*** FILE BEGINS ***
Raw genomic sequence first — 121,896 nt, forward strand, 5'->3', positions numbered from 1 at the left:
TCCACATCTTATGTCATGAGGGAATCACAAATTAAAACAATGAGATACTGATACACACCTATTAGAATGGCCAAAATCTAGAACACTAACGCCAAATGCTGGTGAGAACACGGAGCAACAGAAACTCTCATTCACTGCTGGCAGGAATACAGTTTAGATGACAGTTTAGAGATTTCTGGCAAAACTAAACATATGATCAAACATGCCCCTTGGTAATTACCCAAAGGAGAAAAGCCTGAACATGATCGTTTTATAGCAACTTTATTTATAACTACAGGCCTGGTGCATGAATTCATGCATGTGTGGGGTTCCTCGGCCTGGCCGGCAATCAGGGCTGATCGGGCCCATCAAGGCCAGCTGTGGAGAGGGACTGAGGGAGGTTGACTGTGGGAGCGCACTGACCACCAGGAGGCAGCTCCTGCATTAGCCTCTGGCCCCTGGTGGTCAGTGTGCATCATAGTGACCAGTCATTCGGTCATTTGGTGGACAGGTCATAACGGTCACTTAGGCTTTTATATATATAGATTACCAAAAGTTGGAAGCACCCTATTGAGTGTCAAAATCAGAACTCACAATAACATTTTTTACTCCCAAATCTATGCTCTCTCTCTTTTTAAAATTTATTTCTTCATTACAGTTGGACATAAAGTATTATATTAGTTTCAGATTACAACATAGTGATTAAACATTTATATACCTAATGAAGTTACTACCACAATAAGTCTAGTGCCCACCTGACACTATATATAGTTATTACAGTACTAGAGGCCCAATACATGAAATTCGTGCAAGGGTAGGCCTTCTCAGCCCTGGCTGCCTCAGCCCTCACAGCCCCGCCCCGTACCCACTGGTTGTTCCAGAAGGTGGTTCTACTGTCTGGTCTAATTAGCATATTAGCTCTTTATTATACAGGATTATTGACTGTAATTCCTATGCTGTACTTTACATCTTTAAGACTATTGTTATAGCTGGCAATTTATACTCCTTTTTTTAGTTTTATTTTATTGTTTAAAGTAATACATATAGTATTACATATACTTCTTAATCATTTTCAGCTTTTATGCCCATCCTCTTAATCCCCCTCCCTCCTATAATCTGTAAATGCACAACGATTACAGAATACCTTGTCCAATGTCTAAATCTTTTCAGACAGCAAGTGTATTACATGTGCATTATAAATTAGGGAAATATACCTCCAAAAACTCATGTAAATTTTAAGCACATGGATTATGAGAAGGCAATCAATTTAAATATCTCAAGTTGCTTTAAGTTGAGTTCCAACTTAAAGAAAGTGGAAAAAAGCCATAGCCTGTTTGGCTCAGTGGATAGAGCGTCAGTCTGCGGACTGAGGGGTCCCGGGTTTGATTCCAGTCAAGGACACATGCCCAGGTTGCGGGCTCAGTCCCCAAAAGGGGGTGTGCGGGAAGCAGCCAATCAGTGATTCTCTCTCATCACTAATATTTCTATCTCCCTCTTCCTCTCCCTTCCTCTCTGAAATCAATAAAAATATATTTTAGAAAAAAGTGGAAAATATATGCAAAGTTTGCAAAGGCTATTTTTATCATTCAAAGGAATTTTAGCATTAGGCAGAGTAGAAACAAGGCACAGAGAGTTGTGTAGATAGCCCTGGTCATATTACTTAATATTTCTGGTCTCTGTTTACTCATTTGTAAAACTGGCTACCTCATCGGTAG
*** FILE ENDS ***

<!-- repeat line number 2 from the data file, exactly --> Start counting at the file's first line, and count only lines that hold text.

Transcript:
TCCACATCTTATGTCATGAGGGAATCACAAATTAAAACAATGAGATACTGATACACACCTATTAGAATGGCCAAAATCTAGAACACTAACGCCAAATGCTGGTGAGAACACGGAGCAACAGAAACTCTCATTCACTGCTGGCAGGAATACAGTTTAGATGACAGTTTAGAGATTTCTGGCAAAACTAAACATATGATCAAACATGCCCCTTGGTAATTACCCAAAGGAGAAAAGCCTGAACATGATCGTTTTATAGCAACTTTATTTATAACTACAGGCCTGGTGCATGAATTCATGCATGTGTGGGGTTCCTCGGCCTGGCCGGCAATCAGGGCTGATCGGGCCCATCAAGGCCAGCTGTGGAGAGGGACTGAGGGAGGTTGACTGTGGGAGCGCACTGACCACCAGGAGGCAGCTCCTGCATTAGCCTCTGGCCCCTGGTGGTCAGTGTGCATCATAGTGACCAGTCATTCGGTCATTTGGTGGACAGGTCATAACGGTCACTTAGGCTTTTATATATATAGATTACCAAAAGTTGGAAGCACCCTATTGAGTGTCAAAATCAGAACTCACAATAACATTTTTTACTCCCAAATCTATGCTCTCTCTCTTTTTAAAATTTATTTCTTCATTACAGTTGGACATAAAGTATTATATTAGTTTCAGATTACAACATAGTGATTAAACATTTATATACCTAATGAAGTTACTACCACAATAAGTCTAGTGCCCACCTGACACTATATATAGTTATTACAGTACTAGAGGCCCAATACATGAAATTCGTGCAAGGGTAGGCCTTCTCAGCCCTGGCTGCCTCAGCCCTCACAGCCCCGCCCCGTACCCACTGGTTGTTCCAGAAGGTGGTTCTACTGTCTGGTCTAATTAGCATATTAGCTCTTTATTATACAGGATTATTGACTGTAATTCCTATGCTGTACTTTACATCTTTAAGACTATTGTTATAGCTGGCAATTTATACTCCTTTTTTTAGTTTTATTTTATTGTTTAAAGTAATACATATAGTATTACATATACTTCTTAATCATTTTCAGCTTTTATGCCCATCCTCTTAATCCCCCTCCCTCCTATAATCTGTAAATGCACAACGATTACAGAATACCTTGTCCAATGTCTAAATCTTTTCAGACAGCAAGTGTATTACATGTGCATTATAAATTAGGGAAATATACCTCCAAAAACTCATGTAAATTTTAAGCACATGGATTATGAGAAGGCAATCAATTTAAATATCTCAAGTTGCTTTAAGTTGAGTTCCAACTTAAAGAAAGTGGAAAAAAGCCATAGCCTGTTTGGCTCAGTGGATAGAGCGTCAGTCTGCGGACTGAGGGGTCCCGGGTTTGATTCCAGTCAAGGACACATGCCCAGGTTGCGGGCTCAGTCCCCAAAAGGGGGTGTGCGGGAAGCAGCCAATCAGTGATTCTCTCTCATCACTAATATTTCTATCTCCCTCTTCCTCTCCCTTCCTCTCTGAAATCAATAAAAATATATTTTAGAAAAAAGTGGAAAATATATGCAAAGTTTGCAAAGGCTATTTTTATCATTCAAAGGAATTTTAGCATTAGGCAGAGTAGAAACAAGGCACAGAGAGTTGTGTAGATAGCCCTGGTCATATTACTTAATATTTCTGGTCTCTGTTTACTCATTTGTAAAACTGGCTACCTCATCGGTAG